1978 Peter Halley Gouache on Paper
Appraised Value: $10,000 - $15,000 (2013)
IMAGE: 1 of 2
Appraisal Video: (3:18)
Paintings & Drawings
Colleene Fesko Works of Art
APPRAISER: Thank you for bringing in this wonderful breath of fresh art. What could you tell me about this Peter Halley work on paper?
GUEST: I got it when I lived in New Orleans and he was finishing up his graduate studies at UNO. He was having his graduate show at the Contemporary Art Center in New Orleans and I went in to see the work, which I loved because I'm an artist and I felt there was an affinity between what I was doing and what he was doing. And so I saw this piece and I thought, "Oh, I'd love to have it," you know. And I called him and I said, "Could we trade a work of art?" And he said, "No." He said, "I'm moving back east, I'm moving to New York, I don't want to take stuff, but I'll sell it to you for $150." So I bought the piece and I took it home, and I told my husband that we had traded work, which of course later on when he saw the check he found out actually that it hadn't been a trade-- that I had paid for it-- and he wasn't real happy, but I think I've always been glad I got it.
APPRAISER: Well, I think it's a little white lie that paid off very beautifully for you. It's a wonderful example of Peter Halley's early work. It was painted in 1978, and as you mentioned, he was getting his MFA at the University of New Orleans, and his first solo show was at the Contemporary Art Center there. He was born in New York City and is really considered an East Coast, New York abstractionist. But he did come to study to the South and spent a few years here. He's teaching now at Yale.
GUEST: Oh, wow.
APPRAISER: And exhibits in New York City. What's interesting about Halley's work is that he became a very important geometric abstract artist. His work is included in the Museum of Modern Art in New York.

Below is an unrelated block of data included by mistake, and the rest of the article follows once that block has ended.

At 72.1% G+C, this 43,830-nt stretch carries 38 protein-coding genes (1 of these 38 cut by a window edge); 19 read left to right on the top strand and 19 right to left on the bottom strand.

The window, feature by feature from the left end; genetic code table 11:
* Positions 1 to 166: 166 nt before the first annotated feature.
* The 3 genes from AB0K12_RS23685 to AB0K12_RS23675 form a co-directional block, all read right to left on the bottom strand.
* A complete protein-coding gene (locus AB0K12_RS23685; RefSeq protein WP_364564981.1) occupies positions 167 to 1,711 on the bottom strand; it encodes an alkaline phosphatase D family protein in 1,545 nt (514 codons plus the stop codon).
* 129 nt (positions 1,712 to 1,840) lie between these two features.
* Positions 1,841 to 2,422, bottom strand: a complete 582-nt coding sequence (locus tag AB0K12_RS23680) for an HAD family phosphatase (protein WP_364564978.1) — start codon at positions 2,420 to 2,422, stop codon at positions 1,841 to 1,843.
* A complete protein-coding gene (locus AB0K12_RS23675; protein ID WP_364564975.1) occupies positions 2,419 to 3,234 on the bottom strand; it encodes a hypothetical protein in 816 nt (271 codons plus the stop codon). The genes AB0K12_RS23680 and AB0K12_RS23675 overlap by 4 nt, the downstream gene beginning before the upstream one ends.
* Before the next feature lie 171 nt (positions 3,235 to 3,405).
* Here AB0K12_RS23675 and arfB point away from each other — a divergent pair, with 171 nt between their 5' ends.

APPRAISER: Oh, yes. He was included in the Whitney Biennial.
APPRAISER: He went on to great success. In fact, some of his pieces, some of his oil paintings can sell for as much as half a million dollars.
GUEST: No kidding.
APPRAISER: Yes, absolutely. You had a very good eye early on. And so did he and does he.
GUEST: Did you see the title?
APPRAISER: Femme Couché.
GUEST: I think this is a... You think that's an abstract woman?
APPRAISER: I think it's a very abstract and a wonderful idea of a reclining figure.
GUEST: Yeah, uh-huh, that's what I thought, too.
APPRAISER: And "femme couché" means "reclining woman." It's a lovely example of his early work on paper. And I see that the piece is signed on the back.
APPRAISER: And also you have the original bill of sale that he gave you from 1978. And you know, certainly keep all of that material with the piece. It's always a little difficult to place the value of an early piece when an artist has a long and successful career. For auction, I would estimate this piece between $10,000 and $15,000.
GUEST: That's amazing.
APPRAISER: Good eye.
GUEST: Yeah, well, thank you. That's wonderful. I love it. I look at it every day.
This website is produced for PBS Online by WGBH Boston. ©1997-2015 WGBH Educational Foundation.
ANTIQUES ROADSHOW is a trademark of the BBC and is produced for PBS by WGBH under license from BBC Worldwide.
WGBH and PBS are not responsible for the content of websites linked to or from ANTIQUES ROADSHOW Online.
PBS is a 501(c)(3) not-for-profit organization.